US 3372182 A
Description (OCR text may contain errors)
United States atent 3,372,182 Patented Mar. 5, 1968 3,372,182 PROCESS FOR PREPARATION OF STABLE, FREE RADICAL NITROXIDES Arthur Kentaro Hoifmann, New Canaan, Conn., Ernestine Gelblum Abraham, Cumberland, Md., and Allan Murry Feldman, Norwalk, Conn., assignors to American Cyanamid Company, Stamford, Conn., a corporation of Maine No Drawing. Filed Apr. 27, 1965, Ser. No. 451,315 6 Claims. (Cl. 260-4655) This invention relates to a novel process for preparing stable, free radical nitroxides of the formula:
wherein R is selected from the group consisting of R R and R are alkyl;
R and R are selected from the group consisting of alkyl,
phenyl and halogen-substituted phenyl;
R is selected from the group consisting of CN,
COOR", -CONH halogen, SR and OR wherein:
R is selected from the phenyl;
R is selected from the COCH phenyl,
group consisting of alkyl and group consisting of CN,
R is selected from the and -COC H and wherein R is selected from R and phenyl.
Alkyl in the above definitions includes radicals having from one to fifteen carbon atoms, inclusive, particularly one to eight carbon atoms, such as methyl, ethyl, propyl, butyl, etc., to and including pentadecyl. Halogen includes fluorine, chlorine and bromine. All of such values for R and R thus include groups which are nonreactive in the group consisting of COCH the group consisting of formation of product (I) by thermal decomposition according to the invention.
Although the above hydroxylamine Formula II encompasses numerous compounds it should be understood that the invention may be practiced with any substituted hydroxylamine which is not so stable that it can resist cleavage of the OC bond when heated in an inert atmosphere. It will further be appreciated that the O-C hydroxylamine bond may have more or less stability towards pyrolysis depending on the particular substituted hydroxylamine chosen. The degree of stability, however, is not a limitation on the instant invention since the process may be applied to any hydroxylamine susceptible to O-C bond cleavage by heating in an inert atmosphere.
The trisubstituted hydroxylamine starting compounds are known materials although many of the class defined by Formula II have only recently become available. At least two methods are now known for preparing the hydroxylamines, and are herein summarized for the sake of clarity and completeness.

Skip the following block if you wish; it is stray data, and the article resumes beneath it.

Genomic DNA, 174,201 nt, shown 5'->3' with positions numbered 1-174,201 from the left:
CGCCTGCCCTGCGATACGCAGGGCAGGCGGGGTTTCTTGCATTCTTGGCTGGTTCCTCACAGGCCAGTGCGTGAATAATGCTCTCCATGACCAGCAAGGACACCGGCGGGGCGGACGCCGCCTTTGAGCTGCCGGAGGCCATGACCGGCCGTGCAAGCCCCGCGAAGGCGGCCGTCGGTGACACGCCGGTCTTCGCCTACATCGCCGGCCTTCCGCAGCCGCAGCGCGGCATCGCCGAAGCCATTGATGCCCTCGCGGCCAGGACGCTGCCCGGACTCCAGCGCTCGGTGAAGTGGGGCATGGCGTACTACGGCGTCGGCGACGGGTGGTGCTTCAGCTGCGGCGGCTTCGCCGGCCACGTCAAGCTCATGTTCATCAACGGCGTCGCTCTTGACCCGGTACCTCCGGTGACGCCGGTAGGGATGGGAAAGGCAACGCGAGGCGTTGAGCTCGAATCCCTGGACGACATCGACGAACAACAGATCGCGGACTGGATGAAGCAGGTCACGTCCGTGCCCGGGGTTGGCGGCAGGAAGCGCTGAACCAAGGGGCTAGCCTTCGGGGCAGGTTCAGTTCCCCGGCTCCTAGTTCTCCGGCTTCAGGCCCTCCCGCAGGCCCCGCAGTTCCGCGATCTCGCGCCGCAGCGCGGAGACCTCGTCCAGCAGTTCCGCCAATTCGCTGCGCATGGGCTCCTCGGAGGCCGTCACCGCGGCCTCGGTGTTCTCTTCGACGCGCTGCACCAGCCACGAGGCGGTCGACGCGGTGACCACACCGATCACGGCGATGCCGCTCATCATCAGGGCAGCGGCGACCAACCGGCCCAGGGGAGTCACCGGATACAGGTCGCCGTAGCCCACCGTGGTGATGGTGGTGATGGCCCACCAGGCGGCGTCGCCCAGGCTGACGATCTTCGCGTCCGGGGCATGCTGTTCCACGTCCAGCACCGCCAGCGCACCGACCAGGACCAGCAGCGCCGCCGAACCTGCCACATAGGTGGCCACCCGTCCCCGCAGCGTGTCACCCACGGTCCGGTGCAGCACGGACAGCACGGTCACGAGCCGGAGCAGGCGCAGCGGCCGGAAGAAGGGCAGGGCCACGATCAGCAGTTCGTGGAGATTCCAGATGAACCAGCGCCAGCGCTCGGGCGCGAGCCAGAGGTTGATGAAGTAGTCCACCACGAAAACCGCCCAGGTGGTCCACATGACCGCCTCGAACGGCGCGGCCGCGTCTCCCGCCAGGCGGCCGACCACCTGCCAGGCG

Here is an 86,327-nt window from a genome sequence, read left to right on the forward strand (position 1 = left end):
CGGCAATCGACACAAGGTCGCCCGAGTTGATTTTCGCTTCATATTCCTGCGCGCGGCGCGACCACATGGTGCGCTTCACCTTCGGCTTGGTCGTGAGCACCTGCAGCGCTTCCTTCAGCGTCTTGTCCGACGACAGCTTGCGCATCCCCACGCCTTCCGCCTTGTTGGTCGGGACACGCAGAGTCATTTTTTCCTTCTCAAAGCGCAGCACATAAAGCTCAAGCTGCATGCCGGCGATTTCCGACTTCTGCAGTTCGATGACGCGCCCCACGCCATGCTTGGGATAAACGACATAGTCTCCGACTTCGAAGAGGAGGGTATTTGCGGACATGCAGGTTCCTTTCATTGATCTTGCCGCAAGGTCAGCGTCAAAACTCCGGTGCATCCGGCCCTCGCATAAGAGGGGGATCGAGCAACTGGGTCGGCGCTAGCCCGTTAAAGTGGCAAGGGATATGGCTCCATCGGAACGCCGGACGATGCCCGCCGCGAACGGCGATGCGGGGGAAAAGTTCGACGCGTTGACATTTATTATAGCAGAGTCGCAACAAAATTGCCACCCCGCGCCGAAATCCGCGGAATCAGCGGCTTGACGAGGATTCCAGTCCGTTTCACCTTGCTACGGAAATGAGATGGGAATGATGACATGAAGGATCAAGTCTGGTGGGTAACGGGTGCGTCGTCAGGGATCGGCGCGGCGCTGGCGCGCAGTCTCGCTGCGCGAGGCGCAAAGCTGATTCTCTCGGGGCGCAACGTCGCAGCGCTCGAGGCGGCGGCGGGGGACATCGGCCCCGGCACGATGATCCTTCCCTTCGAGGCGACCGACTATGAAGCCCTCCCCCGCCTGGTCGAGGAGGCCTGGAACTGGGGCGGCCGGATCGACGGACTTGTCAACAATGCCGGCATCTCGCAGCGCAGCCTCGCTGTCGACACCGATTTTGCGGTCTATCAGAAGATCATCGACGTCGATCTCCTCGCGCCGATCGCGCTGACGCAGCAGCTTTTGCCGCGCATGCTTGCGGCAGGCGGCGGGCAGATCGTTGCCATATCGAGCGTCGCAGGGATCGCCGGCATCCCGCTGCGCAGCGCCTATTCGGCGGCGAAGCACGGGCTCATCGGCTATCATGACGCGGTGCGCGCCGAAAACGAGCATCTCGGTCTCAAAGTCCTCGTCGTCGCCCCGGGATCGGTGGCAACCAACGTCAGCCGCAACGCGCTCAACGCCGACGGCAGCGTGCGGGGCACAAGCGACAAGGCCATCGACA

The first method is that of US. Patent 3,163,677 (of which one of the present applicants is co-patentee), the entire subject matter of which is incorporated herein by reference. The hydroxylamines of the patent, all of which are suitable for use in the instant process, are prepared by the following generalized reaction:
wherein R R and R have the same values as described above and M is an alkali metal such as sodium or potassium. It is further taught in the patent that the resulting hydroxylamines oxidize on exposure to air or other oxidizing medium to N,N-disubstituted, stable, free radical nitroxides, many of which are included in the definiftlOn of the products of the present inventive process. This oxidizing process is, of course, essentially distinguishable from the instant process which is conducted in an inert, non-oxidizing atmosphere, and depends on thermal decomposition of the hydroxylamine OC bond to form the nitroxide rather than oxidative removal of one of the three groups from the trisubstitute-d hydroxylamine. Suitable tertiary nitro (III) and nitroso (IV) compounds which may be employed are included in the following non-limiting listing: 2-nitro-2-methyl propane, 2-nitro-2-methyl butane, 2-nitro-2,3-dimethyl butane, 2-nitro-2-methyl pentane, 2-nitro-2,4-dimethyl pentane, 2-nitro-2,4,4-trimethyl pentane, 2-nitro-2,5-dimethyl hexane, 2-nitro-2,6- dimethyl heptane, 3-nitro-3-ethyl pentane, 1-nitro-l-methyl cyclopentane, l-nitro-l-methyl cyclohexane, l-nitro- 1,4-dimethyl cyclohexane and the like; 2-nitro-2-phenyl propane, 2-nitroso-2-methyl propane and the like. Higher tertiary nitroalkanes may be readily obtained by the procedure of Kornblum, Clutter and Jones, J. Am. Chem. Soc., 78, 4003 (1956). Similarly, other tertiary nitrosoalkanes may be prepared by the method outlined by Emmons, J. Am. Chem. Soc., 79, 6522 1957).